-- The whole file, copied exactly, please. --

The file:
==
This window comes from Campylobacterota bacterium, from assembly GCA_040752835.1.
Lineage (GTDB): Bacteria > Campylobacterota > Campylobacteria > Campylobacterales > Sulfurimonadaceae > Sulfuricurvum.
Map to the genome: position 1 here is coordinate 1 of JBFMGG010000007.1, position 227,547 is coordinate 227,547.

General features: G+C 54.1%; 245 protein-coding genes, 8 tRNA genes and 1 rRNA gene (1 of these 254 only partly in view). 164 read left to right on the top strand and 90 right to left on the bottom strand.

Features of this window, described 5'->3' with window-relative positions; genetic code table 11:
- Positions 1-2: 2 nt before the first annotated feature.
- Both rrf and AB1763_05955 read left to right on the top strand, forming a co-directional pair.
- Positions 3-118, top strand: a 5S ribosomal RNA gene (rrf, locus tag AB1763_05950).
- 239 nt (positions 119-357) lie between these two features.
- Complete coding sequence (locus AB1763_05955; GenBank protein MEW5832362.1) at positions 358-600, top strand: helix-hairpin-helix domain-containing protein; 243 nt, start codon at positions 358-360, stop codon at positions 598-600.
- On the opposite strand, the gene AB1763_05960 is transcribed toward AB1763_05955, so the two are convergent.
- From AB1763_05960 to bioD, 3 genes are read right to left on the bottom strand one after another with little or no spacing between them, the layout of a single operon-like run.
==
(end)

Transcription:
This window comes from Campylobacterota bacterium, from assembly GCA_040752835.1.
Lineage (GTDB): Bacteria > Campylobacterota > Campylobacteria > Campylobacterales > Sulfurimonadaceae > Sulfuricurvum.
Map to the genome: position 1 here is coordinate 1 of JBFMGG010000007.1, position 227,547 is coordinate 227,547.

General features: G+C 54.1%; 245 protein-coding genes, 8 tRNA genes and 1 rRNA gene (1 of these 254 only partly in view). 164 read left to right on the top strand and 90 right to left on the bottom strand.

Features of this window, described 5'->3' with window-relative positions; genetic code table 11:
- Positions 1-2: 2 nt before the first annotated feature.
- Both rrf and AB1763_05955 read left to right on the top strand, forming a co-directional pair.
- Positions 3-118, top strand: a 5S ribosomal RNA gene (rrf, locus tag AB1763_05950).
- 239 nt (positions 119-357) lie between these two features.
- Complete coding sequence (locus AB1763_05955; GenBank protein MEW5832362.1) at positions 358-600, top strand: helix-hairpin-helix domain-containing protein; 243 nt, start codon at positions 358-360, stop codon at positions 598-600.
- On the opposite strand, the gene AB1763_05960 is transcribed toward AB1763_05955, so the two are convergent.
- From AB1763_05960 to bioD, 3 genes are read right to left on the bottom strand one after another with little or no spacing between them, the layout of a single operon-like run.